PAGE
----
Box 11.5. Orthoptera (grasshoppers, locusts, katydids, and crickets)
The Orthoptera is a worldwide order of more than 20,000 species in some 13 to 30 families (the classification is unstable), comprising two suborders: Caelifera (grasshoppers and locusts) and Ensifera (katydids and crickets). Orthopterans have hemimetabolous development, and are typically elongate cylindrical, medium-sized to large (up to 12 cm long), with enlarged hind legs for jumping. They are hypognathous and mandibulate, and have well-developed compound eyes; ocelli may be present or absent. The antennae are multisegmented. The prothorax is large, with a shield-like pronotum curving over the pleura; the mesothorax is small, and the metathorax large. The fore wings form narrow, leathery tegmina; the hind wings are broad, with numerous longitudinal and cross-veins, folded beneath the tegmina by pleating. Aptery and brachyptery are frequent. The legs are often elongate and slender, and the hind legs large, usually saltatorial; the tarsi have 1–4 segments. The abdomen has 8–9 annular visible segments, with two or three terminal segments reduced. Females have a well-developed appendicular ovipositor (Fig. 2.23b,c; Box 5.2). The cerci each consist of a single segment.
Courtship may be elaborate and often involves com- munication by sound production and reception (sections 4.1.3 & 4.1.4). In copulation the male is astride the female, with mating sometimes prolonged for many hours. Ensiferan eggs are laid singly into plants or soil, whereas Caelifera use their ovipositor to bury batches of eggs in soil chambers. Egg diapause is frequent. Nymphs resemble small adults except in the lack of development of wings and genitalia, but apterous adults may be difficult to distinguish from nymphs. In all winged species, nymphal wing pad orientation changes between molts (as illustrated here for a locust); in early instars the wing pad rudiments are laterally positioned with the costal margin ventral, until prior to the penultimate nymphal instar (actually the third last molt) they rotate about their base so that the costal margin is dorsal and the morphological ventral surface is external; the hind wing then overlaps the fore wing (as in the fifth-instar nymph illustrated here). During the molt to the adult, the wings resume their normal position with the costal margin ventral. This wing pad “rotation”, otherwise known only in Odonata, is unique to the Orthoptera amongst the orthopteroid orders.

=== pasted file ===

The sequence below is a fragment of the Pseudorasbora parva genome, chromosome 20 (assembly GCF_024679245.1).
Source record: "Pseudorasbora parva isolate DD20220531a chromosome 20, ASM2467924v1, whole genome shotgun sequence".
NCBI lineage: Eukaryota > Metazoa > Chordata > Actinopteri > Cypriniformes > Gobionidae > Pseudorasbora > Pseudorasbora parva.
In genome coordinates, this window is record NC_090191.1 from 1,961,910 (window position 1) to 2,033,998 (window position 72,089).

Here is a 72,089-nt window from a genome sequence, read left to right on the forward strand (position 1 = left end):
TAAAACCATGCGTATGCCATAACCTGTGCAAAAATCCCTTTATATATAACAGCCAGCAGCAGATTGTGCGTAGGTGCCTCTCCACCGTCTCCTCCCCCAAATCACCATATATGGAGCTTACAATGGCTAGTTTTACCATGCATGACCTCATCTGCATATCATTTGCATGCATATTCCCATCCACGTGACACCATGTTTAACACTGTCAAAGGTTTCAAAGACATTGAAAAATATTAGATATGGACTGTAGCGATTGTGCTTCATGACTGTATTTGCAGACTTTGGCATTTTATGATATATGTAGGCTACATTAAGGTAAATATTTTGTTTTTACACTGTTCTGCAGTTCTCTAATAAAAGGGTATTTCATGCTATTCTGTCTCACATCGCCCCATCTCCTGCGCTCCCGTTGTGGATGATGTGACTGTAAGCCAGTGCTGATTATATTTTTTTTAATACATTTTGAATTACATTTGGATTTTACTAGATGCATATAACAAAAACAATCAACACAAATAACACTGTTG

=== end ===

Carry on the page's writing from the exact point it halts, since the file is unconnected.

Caelifera are predominantly day-active, fast-moving, visually acute, terrestrial herbivores, and include some destructive insects such as migratory locusts (section 6.10.5; Fig. 6.13). Ensifera are more often night-active, camouflaged or mimetic, and are predators, omnivores, or phytophages.
Phylogenetic relationships are considered in section 7.4.2 and relationships of the order are depicted in Fig. 7.2.
(a) lateral view of the abdomen of an adult tussock moth (Lepidoptera: Lymantriidae) showing the substitutional ovipositor formed from the extensible terminal segments; (b) lateral view of a generalized orthopteroid ovipositor composed of appendages of segments 8 and 9; (c) transverse section through the ovipositor of a katydid (Orthoptera: Tettigoniidae). T1—T10, terga of first to tenth segments; S2—S8, sterna of second to eighth segments. ((a) After Eidmann 1929; (b) after Snodgrass 1935; (c) after Richards & Davies 1959)
The solitaria adults have a pronounced pronotal crest and the femora are larger relative to the body and wing than in the gregaria adults. Intermediate morphologies occur in the transiens (transient stage) during the transformation from solitaria to gregaria or the reverse.
Broken lines indicate uncertain relationships. Thysanura sensu lato refers to Thysanura in the broad sense. (Data from several sources)